If your patch contains both a lot of new files and modifications to existing files, consider providing the new files separately for download, and include only modifications to existing files in your patch.

Alas, if only a very small portion of your patch consits of new files, you may send everything in a single patch nonetheless. But be prepared that you may be asked to re-submit things differently, depending on the situation.

Patches that contain unneeded junk are hard to read and there is more work involved in making them apply correctly. So they will likely be rejected when you submit them.

Generating a patch to a single file

Say you have modified file.c in the DSLinux tree to fix some compiler warnings. Use the following command to create a patch against the file:

 svn diff file.c > ~/dslinux-file.c-fix-compiler-warnings.diff

Generating a patch to multiple files

Say you have modified multiple files of the program tool, living in a directory also called tool, to make it much better. Use the following command to create a patch for all your changes to all files inside the tool directory:

 svn diff tool/ > ~/dslinux-tool-much-better.diff

You can pass svn diff as many files and directories as you like. For example, to put all your changes to user/net-tools, vendor/Nintendo/common/rc.d/network and any files and directories below linux-2.6.x/driversinto a single patch, run:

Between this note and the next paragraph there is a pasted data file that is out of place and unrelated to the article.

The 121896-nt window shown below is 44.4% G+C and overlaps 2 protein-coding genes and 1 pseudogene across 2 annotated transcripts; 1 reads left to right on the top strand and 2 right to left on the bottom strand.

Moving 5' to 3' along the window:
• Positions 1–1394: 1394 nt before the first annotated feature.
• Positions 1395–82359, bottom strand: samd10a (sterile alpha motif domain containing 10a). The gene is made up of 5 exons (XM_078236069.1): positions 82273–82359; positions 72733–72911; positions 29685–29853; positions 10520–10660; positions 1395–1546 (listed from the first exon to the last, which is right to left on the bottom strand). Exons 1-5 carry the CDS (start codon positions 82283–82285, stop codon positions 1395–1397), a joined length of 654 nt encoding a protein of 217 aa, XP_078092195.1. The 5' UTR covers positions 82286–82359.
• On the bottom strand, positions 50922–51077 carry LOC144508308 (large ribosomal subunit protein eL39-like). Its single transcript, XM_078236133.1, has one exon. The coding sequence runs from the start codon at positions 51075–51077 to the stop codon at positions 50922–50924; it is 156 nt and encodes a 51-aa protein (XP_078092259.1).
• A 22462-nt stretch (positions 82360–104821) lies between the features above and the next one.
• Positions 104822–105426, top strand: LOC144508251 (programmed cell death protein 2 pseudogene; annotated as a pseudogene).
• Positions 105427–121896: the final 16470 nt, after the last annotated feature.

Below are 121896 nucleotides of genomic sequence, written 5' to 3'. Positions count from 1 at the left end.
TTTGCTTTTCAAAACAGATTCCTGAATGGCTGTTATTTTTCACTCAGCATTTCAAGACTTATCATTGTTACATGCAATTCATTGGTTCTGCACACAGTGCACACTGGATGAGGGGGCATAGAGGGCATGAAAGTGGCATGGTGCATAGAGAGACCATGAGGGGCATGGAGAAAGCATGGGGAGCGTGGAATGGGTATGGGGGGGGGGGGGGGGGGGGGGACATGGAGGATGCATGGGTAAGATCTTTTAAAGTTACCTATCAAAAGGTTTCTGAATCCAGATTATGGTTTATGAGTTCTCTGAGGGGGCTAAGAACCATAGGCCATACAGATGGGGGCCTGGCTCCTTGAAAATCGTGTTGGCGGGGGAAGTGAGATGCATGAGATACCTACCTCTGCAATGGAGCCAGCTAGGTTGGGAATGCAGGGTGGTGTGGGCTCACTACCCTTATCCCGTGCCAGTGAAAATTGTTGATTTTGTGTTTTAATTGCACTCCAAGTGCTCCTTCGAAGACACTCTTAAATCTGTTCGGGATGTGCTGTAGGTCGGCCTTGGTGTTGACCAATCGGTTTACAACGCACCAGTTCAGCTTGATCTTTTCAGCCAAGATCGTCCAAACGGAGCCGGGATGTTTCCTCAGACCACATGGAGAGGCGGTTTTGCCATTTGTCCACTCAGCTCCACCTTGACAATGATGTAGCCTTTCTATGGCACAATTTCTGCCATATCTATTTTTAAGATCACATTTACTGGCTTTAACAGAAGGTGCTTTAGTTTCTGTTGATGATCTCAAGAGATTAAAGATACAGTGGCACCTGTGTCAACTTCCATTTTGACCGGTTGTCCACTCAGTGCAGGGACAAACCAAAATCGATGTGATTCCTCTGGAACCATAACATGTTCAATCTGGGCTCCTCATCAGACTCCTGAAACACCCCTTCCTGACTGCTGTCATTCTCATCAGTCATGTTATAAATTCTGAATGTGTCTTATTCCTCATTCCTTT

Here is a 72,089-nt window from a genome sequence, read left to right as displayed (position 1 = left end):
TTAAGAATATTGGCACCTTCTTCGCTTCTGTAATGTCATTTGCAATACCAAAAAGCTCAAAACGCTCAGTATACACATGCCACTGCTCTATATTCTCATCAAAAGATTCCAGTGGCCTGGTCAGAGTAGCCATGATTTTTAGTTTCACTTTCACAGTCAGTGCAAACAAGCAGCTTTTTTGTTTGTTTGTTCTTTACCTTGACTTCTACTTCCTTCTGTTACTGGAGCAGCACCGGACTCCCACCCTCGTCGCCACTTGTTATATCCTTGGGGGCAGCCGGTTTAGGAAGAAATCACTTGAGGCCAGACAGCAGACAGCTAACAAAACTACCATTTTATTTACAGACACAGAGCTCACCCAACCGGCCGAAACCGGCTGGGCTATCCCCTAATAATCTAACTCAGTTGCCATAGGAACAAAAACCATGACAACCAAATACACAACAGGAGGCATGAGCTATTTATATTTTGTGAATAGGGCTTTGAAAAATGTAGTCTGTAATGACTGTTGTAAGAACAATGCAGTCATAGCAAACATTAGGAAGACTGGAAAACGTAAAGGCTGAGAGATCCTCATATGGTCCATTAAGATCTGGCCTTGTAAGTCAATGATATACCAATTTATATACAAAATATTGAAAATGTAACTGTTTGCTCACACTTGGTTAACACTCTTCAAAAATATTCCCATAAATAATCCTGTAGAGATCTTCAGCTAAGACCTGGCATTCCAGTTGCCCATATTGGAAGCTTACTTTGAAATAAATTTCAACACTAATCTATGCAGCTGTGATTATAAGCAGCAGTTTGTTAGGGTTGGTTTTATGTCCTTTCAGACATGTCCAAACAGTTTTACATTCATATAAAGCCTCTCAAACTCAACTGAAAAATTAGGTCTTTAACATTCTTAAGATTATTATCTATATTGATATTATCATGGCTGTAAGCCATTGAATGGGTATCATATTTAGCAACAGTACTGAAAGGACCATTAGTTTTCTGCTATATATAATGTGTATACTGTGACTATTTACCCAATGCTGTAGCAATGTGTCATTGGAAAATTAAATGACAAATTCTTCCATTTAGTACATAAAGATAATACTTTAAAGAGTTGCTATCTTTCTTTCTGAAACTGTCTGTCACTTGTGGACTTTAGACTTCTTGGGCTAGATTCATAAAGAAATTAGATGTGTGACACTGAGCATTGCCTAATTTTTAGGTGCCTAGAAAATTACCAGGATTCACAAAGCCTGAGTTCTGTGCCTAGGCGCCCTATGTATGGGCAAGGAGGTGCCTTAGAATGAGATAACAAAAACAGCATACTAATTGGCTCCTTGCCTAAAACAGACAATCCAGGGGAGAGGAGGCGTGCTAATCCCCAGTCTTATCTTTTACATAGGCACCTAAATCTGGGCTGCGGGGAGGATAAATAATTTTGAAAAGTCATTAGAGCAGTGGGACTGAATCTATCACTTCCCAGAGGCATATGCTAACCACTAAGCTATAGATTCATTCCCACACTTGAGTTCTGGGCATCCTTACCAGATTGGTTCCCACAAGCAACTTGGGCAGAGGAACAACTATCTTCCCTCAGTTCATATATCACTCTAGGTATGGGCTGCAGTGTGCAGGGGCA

svn diff user/net-tools vendor/Nintendo/common/rc.d/network linux-2.6.x/drivers > ~/dslinux-mypatch.diff

Running

 svn diff > ~/dslinux-mypatch.diff

in the toplevel directory of the source tree will create a patch with allmodifications you have made to the source tree.

Dealing with new files and directories

Subversion only considers new files and directories that have been marked as added with the svn addcommand.

To add a directory called "mytool" to the user/ directory in the source tree, do the following:

 cd dslinux/user/ mkdir mytool svn add mytool

If mytool contains any files or subdirectories, they will be added automatically. Now they will show up in your diff, too.

Note that svn addonly adds files and directories to your local working copy of the repository, not the repository itself, since anonymous checkouts are read-only with respect to the repository.

Generating a patch for ported applications and libraries

See the porting howto.

Updating your tree while working on a patch

Just run

 svn update

Don't worry, svn will leave your local changes alone. If svn says something about conflicts during the update, read this sectionof the Subversion book.

Changing configuration files

You should update configuration files in vendors/Nintendoalong with your patch if needed. The following rules apply:

 Kernel/Library/Defaults Selection --> [*] Update Default Vendor Settings

* After using menuconfig to add your program to each vendor that should have it enabled, run buildbuild.sh -u